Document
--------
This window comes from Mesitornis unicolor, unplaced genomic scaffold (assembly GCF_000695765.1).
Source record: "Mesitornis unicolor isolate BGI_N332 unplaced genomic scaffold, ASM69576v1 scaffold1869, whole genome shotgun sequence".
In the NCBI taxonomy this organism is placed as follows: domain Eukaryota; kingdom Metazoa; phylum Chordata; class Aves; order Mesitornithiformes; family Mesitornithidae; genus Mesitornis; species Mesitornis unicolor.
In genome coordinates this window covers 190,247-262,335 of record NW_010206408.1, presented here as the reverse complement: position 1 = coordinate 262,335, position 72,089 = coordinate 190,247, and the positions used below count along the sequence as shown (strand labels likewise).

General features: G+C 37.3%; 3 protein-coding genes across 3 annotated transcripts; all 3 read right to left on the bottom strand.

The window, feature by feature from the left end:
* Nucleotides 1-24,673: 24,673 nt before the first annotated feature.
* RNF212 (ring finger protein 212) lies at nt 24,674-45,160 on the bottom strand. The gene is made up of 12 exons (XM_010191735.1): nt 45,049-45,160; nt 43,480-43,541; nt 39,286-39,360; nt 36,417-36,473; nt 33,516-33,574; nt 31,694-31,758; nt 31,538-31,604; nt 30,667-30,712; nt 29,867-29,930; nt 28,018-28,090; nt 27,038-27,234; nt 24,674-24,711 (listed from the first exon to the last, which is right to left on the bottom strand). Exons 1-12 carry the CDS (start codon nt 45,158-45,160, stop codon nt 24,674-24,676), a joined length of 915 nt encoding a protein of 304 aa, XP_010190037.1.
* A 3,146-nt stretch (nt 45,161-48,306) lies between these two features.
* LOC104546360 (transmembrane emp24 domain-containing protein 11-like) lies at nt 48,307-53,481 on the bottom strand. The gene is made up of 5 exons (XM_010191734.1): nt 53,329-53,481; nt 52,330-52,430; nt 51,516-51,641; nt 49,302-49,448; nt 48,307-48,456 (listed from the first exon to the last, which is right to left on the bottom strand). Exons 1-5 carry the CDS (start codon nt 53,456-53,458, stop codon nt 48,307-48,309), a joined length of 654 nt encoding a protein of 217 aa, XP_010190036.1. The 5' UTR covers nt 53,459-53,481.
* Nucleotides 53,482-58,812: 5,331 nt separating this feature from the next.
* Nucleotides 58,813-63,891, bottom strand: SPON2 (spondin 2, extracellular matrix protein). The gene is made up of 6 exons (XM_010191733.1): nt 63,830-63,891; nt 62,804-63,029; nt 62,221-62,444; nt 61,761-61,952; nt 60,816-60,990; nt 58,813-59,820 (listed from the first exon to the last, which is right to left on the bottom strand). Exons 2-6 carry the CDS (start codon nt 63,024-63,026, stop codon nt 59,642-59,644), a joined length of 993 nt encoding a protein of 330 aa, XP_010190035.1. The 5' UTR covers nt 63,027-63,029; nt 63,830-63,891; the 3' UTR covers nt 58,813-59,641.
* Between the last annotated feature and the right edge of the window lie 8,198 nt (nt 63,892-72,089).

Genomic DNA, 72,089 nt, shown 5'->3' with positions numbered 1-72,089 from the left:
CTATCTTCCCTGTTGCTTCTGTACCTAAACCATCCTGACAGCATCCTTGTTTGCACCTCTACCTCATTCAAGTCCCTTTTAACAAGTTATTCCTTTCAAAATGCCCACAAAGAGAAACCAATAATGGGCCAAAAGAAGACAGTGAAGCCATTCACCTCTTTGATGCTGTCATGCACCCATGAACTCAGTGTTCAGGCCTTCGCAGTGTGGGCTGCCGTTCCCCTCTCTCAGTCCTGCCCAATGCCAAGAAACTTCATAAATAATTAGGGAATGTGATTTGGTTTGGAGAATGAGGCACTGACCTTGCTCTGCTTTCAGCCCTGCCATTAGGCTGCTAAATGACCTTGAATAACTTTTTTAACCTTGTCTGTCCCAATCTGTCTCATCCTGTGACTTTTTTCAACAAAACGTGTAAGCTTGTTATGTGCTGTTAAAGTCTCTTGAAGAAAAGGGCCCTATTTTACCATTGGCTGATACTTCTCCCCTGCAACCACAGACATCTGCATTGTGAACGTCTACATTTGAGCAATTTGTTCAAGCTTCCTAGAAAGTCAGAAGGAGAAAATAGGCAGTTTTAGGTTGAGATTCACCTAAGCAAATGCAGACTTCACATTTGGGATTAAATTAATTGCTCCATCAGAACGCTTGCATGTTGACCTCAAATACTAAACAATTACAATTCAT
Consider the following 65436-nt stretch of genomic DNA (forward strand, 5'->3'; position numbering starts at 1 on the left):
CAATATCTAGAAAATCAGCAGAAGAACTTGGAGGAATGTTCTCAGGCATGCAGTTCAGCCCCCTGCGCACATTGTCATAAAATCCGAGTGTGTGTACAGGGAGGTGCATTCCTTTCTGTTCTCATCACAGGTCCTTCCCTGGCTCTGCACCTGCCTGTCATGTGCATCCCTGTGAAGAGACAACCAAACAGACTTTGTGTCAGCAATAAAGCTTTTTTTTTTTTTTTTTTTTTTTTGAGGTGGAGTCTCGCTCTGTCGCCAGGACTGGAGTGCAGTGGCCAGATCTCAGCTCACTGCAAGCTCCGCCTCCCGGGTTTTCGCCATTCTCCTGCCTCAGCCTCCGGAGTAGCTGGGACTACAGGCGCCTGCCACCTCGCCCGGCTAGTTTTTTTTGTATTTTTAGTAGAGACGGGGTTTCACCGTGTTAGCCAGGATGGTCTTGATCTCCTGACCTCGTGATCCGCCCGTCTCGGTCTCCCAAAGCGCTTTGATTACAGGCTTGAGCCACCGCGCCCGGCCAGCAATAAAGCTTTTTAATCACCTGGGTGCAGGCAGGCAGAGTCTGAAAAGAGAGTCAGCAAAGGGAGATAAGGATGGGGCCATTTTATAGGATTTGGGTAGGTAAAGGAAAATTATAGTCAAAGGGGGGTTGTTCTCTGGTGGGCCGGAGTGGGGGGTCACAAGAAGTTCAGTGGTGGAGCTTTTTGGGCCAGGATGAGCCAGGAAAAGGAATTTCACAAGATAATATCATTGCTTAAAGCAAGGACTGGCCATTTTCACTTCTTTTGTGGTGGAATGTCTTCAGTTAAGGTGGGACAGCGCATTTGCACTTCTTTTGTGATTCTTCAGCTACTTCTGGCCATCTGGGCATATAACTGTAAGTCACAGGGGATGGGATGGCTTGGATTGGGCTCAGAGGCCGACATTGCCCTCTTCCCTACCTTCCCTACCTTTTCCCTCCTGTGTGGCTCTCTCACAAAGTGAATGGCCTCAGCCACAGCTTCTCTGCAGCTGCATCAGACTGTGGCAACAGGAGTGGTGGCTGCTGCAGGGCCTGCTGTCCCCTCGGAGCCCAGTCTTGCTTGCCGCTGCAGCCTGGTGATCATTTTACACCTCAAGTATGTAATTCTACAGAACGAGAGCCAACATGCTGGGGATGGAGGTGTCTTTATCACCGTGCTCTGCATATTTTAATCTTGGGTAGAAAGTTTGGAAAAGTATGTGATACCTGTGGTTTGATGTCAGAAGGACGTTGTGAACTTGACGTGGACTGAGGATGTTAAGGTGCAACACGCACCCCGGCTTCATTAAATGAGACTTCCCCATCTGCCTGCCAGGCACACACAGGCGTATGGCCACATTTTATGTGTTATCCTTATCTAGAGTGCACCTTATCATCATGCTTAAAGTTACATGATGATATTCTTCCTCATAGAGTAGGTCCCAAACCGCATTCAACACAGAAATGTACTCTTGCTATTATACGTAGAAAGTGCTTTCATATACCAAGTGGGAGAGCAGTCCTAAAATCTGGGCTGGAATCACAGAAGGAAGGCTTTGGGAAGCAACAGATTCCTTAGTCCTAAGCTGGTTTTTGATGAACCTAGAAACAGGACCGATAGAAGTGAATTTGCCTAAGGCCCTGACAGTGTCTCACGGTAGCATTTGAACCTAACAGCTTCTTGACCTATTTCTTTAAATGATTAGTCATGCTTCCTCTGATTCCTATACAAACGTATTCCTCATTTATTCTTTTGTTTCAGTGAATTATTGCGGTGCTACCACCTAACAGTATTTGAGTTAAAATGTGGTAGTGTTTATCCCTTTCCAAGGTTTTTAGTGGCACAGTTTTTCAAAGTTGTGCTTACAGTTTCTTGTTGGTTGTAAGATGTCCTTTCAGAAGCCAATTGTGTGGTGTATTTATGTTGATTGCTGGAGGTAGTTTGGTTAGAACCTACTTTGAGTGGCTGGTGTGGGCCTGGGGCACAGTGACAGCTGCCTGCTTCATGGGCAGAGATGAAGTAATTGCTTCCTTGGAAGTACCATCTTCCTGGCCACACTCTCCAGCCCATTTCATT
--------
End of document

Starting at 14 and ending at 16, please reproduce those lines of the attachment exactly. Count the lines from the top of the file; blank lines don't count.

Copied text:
Genomic DNA, 72,089 nt, shown 5'->3' with positions numbered 1-72,089 from the left:
CTATCTTCCCTGTTGCTTCTGTACCTAAACCATCCTGACAGCATCCTTGTTTGCACCTCTACCTCATTCAAGTCCCTTTTAACAAGTTATTCCTTTCAAAATGCCCACAAAGAGAAACCAATAATGGGCCAAAAGAAGACAGTGAAGCCATTCACCTCTTTGATGCTGTCATGCACCCATGAACTCAGTGTTCAGGCCTTCGCAGTGTGGGCTGCCGTTCCCCTCTCTCAGTCCTGCCCAATGCCAAGAAACTTCATAAATAATTAGGGAATGTGATTTGGTTTGGAGAATGAGGCACTGACCTTGCTCTGCTTTCAGCCCTGCCATTAGGCTGCTAAATGACCTTGAATAACTTTTTTAACCTTGTCTGTCCCAATCTGTCTCATCCTGTGACTTTTTTCAACAAAACGTGTAAGCTTGTTATGTGCTGTTAAAGTCTCTTGAAGAAAAGGGCCCTATTTTACCATTGGCTGATACTTCTCCCCTGCAACCACAGACATCTGCATTGTGAACGTCTACATTTGAGCAATTTGTTCAAGCTTCCTAGAAAGTCAGAAGGAGAAAATAGGCAGTTTTAGGTTGAGATTCACCTAAGCAAATGCAGACTTCACATTTGGGATTAAATTAATTGCTCCATCAGAACGCTTGCATGTTGACCTCAAATACTAAACAATTACAATTCAT
Consider the following 65436-nt stretch of genomic DNA (forward strand, 5'->3'; position numbering starts at 1 on the left):